First Nations' communities are planning a National Day of Action on Wednesday, as part of the Idle no More Movement.
While Wednesday's rallies are expected to be calm, some chiefs are threatening a spring and summer of 'chaos' if the Harper government doesn't amend or repeal the changes to the Indian Act and the Navigable Waters Protection Act embedded in their most recent omnibus budget bill.
According to the National Post, one chief in Alberta is vowing to shut down Highway 63 and road access to the oil sands while another chief in southern Ontario hinted at a prolonged disruption of traffic along the 401.
"Once the snow melts and warmer weather sets in, key highways...could be blocked for days, weeks or even months, prompting what one chief called “chaos.”"
The Post acknowledges that while there's a small of militant chiefs who are making these threats, many more First Nations voices have tried to distance themselves from the rhetoric.
One of those voices is of Ernie Crey, who is a policy adviser for the Stó:lō Tribal Council in British Columbia. In an interview with Yahoo! Canada News, on Tuesday, Crey says that those types of threats are unfortunate and not helpful.
"What I'm saying is that it's an unwise move to be saying those sorts of things when there are other options on the table for you," Crey says.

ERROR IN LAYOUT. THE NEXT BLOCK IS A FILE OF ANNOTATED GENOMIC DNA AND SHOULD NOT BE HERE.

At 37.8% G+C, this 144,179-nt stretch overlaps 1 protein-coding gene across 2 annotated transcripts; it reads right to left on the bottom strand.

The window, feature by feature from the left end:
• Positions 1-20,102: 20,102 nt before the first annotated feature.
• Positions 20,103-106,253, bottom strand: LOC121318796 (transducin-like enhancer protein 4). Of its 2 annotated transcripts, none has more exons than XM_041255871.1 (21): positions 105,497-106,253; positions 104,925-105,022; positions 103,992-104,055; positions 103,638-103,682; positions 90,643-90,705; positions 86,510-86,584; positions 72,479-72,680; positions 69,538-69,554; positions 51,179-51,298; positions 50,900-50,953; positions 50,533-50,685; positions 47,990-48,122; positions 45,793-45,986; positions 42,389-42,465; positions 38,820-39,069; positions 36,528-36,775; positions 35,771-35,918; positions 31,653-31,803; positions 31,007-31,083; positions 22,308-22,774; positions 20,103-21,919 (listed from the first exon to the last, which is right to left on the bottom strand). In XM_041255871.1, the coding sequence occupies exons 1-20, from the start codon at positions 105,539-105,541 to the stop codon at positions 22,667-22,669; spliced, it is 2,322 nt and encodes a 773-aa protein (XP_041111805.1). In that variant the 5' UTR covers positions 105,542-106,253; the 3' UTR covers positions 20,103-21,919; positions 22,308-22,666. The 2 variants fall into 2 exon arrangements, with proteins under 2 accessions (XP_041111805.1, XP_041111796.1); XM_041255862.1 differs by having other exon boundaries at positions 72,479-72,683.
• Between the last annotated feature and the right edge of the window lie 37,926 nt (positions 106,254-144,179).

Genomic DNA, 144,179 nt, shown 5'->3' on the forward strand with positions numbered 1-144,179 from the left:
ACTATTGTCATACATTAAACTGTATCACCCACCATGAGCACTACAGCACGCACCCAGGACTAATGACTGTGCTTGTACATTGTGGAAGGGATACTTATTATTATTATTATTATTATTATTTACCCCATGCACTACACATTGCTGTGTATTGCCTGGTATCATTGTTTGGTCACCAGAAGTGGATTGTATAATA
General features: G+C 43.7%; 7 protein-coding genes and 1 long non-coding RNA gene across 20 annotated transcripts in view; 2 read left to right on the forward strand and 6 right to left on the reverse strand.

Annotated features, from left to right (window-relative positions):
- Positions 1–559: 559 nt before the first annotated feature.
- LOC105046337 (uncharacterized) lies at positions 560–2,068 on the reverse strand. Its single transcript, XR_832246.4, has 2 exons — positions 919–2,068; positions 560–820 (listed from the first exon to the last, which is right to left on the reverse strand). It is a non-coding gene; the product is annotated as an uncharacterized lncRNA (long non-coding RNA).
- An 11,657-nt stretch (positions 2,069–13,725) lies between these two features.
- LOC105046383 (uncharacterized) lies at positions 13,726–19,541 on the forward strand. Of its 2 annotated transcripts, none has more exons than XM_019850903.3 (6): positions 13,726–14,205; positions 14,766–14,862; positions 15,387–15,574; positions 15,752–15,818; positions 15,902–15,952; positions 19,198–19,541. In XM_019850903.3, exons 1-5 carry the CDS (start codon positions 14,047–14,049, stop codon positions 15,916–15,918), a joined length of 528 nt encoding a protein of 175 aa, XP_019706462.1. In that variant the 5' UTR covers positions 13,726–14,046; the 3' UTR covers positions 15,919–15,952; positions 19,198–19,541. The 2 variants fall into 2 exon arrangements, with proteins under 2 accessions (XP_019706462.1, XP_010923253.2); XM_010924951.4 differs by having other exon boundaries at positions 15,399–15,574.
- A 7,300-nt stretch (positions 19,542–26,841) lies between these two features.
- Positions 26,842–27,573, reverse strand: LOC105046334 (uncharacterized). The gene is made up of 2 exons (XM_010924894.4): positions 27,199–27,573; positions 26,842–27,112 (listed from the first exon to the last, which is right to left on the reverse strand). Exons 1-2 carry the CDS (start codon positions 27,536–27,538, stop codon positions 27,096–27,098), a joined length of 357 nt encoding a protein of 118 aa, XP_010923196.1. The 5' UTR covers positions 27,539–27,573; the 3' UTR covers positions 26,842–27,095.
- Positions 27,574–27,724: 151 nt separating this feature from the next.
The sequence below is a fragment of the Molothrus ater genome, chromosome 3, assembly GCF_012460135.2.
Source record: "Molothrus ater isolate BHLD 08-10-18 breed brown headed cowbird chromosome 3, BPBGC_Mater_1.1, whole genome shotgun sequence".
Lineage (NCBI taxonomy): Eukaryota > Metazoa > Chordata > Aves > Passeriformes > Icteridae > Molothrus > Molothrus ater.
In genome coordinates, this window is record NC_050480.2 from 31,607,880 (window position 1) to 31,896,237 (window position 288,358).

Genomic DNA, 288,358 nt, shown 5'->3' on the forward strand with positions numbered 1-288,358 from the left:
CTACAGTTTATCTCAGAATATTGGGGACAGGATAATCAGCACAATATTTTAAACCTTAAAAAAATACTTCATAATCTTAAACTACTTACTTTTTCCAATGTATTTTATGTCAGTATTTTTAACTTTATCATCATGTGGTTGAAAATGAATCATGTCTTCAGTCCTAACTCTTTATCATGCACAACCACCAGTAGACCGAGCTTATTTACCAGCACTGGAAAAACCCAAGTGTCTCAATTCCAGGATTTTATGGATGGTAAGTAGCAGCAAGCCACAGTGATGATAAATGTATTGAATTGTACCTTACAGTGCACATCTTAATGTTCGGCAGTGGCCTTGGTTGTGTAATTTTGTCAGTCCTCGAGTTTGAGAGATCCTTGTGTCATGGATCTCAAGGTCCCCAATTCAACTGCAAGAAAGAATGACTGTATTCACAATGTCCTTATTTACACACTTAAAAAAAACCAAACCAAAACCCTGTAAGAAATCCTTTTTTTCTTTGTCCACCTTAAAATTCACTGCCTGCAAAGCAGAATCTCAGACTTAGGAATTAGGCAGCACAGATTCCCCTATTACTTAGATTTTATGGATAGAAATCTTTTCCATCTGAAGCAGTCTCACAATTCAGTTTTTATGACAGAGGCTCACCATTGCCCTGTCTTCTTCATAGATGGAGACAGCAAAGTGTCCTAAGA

"It's a little unwise to go for these hail merry pass plays especially when the prime minister says 'hey guys, okay, you got my attention now. You're at the top of my agenda now. We're prepared to meet with you.'"
Crey added that he expects the Idle No More protests to continue for at least few more weeks but is worried that the grassroots movement has been "usurped" by a number of chiefs who should be "invited to go home, where they're needed."
Meanwhile, an Idle No More co-founder hasn't distanced herself from Attawapiskat Chief Theresa Spence who is continuing her all-liquid diet in a tepee on Victoria Island in Ottawa.
"Idle No More is the face of all indigenous people, all grassroots people," Sylvia McAdam said Monday, according to CBC News.
"It's not just the face of one. We hardly have any communications with Chief Spence."
In addition to national day of protest on the 16th, Idle No More organizers are also planning a series of global protests for January 28.